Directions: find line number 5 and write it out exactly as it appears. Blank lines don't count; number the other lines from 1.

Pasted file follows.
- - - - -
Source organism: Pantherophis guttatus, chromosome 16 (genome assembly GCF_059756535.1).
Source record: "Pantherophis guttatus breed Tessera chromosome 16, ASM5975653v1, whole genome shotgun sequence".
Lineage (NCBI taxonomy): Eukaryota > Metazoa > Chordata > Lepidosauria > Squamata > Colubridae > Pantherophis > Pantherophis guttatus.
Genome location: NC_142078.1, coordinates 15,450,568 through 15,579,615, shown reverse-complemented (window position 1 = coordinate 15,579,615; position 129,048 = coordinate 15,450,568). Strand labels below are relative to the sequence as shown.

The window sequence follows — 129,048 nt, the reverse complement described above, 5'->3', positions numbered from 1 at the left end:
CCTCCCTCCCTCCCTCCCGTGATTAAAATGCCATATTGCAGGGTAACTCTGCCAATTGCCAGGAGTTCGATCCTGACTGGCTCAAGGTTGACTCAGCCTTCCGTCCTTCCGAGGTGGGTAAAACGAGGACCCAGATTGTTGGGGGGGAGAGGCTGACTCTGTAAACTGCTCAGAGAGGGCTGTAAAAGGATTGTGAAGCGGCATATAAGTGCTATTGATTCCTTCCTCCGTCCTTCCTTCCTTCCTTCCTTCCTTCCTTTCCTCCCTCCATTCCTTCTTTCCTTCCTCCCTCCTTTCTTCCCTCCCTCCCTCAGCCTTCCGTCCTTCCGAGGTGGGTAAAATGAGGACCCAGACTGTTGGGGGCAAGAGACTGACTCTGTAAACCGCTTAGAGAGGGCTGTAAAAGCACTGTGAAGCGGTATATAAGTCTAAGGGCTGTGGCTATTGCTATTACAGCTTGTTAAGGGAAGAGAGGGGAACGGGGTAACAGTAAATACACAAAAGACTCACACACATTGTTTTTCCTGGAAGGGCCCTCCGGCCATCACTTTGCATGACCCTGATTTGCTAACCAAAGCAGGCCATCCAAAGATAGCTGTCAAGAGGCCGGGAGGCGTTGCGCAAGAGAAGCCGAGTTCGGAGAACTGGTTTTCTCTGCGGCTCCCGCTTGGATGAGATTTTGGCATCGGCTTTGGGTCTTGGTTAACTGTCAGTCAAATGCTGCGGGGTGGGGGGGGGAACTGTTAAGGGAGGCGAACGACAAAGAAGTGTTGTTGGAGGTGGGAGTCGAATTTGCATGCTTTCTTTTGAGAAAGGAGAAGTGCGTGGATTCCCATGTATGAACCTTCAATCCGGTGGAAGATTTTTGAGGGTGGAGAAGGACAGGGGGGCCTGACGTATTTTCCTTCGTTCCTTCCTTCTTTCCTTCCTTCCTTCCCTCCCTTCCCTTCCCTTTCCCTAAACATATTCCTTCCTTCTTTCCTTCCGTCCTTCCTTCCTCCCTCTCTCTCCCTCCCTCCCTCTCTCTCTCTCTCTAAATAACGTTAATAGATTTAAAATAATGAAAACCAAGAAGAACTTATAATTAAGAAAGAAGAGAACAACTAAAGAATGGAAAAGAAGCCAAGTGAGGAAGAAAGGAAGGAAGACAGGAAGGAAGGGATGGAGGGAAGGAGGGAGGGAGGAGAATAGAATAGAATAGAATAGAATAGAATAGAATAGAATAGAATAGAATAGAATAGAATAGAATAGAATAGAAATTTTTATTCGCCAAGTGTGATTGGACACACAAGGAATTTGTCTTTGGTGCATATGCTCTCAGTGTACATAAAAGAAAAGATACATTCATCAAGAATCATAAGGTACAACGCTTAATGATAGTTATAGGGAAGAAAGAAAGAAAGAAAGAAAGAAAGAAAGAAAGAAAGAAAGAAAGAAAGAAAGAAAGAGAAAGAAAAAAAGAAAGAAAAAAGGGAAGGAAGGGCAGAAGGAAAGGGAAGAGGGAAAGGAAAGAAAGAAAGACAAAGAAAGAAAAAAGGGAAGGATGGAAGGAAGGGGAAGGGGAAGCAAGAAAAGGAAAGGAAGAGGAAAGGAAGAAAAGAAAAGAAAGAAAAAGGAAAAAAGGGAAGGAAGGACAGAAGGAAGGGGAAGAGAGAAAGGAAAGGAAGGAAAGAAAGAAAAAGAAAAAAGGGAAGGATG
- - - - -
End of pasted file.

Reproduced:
The window sequence follows — 129,048 nt, the reverse complement described above, 5'->3', positions numbered from 1 at the left end: